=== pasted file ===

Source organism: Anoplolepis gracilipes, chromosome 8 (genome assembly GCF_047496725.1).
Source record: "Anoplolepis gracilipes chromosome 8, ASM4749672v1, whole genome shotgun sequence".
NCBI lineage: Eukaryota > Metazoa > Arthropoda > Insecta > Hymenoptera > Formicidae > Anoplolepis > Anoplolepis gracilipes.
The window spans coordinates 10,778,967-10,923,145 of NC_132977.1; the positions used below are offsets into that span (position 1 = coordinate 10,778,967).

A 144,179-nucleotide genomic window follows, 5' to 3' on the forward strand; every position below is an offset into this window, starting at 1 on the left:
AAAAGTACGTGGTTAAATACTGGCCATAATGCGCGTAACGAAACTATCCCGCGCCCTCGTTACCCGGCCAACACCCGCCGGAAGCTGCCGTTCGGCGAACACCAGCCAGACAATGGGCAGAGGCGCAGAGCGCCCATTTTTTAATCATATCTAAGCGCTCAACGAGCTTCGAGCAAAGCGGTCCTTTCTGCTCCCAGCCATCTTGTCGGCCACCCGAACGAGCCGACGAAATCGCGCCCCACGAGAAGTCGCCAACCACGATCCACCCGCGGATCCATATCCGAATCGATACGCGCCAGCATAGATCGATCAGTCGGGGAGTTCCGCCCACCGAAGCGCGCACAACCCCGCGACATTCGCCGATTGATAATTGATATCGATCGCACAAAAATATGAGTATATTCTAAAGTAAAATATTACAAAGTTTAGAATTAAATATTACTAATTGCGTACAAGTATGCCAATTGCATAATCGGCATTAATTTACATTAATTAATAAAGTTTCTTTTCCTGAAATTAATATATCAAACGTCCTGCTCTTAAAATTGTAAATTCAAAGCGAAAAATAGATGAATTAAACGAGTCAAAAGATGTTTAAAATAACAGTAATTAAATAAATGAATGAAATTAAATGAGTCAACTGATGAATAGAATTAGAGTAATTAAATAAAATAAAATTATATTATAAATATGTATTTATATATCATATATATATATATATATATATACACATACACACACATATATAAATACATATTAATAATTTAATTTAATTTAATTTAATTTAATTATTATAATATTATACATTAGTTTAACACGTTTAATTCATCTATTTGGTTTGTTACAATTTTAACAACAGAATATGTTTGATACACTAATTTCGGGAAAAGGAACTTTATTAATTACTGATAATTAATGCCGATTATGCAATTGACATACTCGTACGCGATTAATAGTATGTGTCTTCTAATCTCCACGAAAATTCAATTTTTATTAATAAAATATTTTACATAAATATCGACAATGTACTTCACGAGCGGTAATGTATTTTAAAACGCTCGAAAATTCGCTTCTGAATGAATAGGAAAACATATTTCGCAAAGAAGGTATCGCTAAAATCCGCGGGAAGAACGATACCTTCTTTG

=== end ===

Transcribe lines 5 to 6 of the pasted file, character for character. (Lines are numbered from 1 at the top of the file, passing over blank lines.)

A 144,179-nucleotide genomic window follows, 5' to 3' on the forward strand; every position below is an offset into this window, starting at 1 on the left:
AAAAGTACGTGGTTAAATACTGGCCATAATGCGCGTAACGAAACTATCCCGCGCCCTCGTTACCCGGCCAACACCCGCCGGAAGCTGCCGTTCGGCGAACACCAGCCAGACAATGGGCAGAGGCGCAGAGCGCCCATTTTTTAATCATATCTAAGCGCTCAACGAGCTTCGAGCAAAGCGGTCCTTTCTGCTCCCAGCCATCTTGTCGGCCACCCGAACGAGCCGACGAAATCGCGCCCCACGAGAAGTCGCCAACCACGATCCACCCGCGGATCCATATCCGAATCGATACGCGCCAGCATAGATCGATCAGTCGGGGAGTTCCGCCCACCGAAGCGCGCACAACCCCGCGACATTCGCCGATTGATAATTGATATCGATCGCACAAAAATATGAGTATATTCTAAAGTAAAATATTACAAAGTTTAGAATTAAATATTACTAATTGCGTACAAGTATGCCAATTGCATAATCGGCATTAATTTACATTAATTAATAAAGTTTCTTTTCCTGAAATTAATATATCAAACGTCCTGCTCTTAAAATTGTAAATTCAAAGCGAAAAATAGATGAATTAAACGAGTCAAAAGATGTTTAAAATAACAGTAATTAAATAAATGAATGAAATTAAATGAGTCAACTGATGAATAGAATTAGAGTAATTAAATAAAATAAAATTATATTATAAATATGTATTTATATATCATATATATATATATATATATATACACATACACACACATATATAAATACATATTAATAATTTAATTTAATTTAATTTAATTTAATTATTATAATATTATACATTAGTTTAACACGTTTAATTCATCTATTTGGTTTGTTACAATTTTAACAACAGAATATGTTTGATACACTAATTTCGGGAAAAGGAACTTTATTAATTACTGATAATTAATGCCGATTATGCAATTGACATACTCGTACGCGATTAATAGTATGTGTCTTCTAATCTCCACGAAAATTCAATTTTTATTAATAAAATATTTTACATAAATATCGACAATGTACTTCACGAGCGGTAATGTATTTTAAAACGCTCGAAAATTCGCTTCTGAATGAATAGGAAAACATATTTCGCAAAGAAGGTATCGCTAAAATCCGCGGGAAGAACGATACCTTCTTTG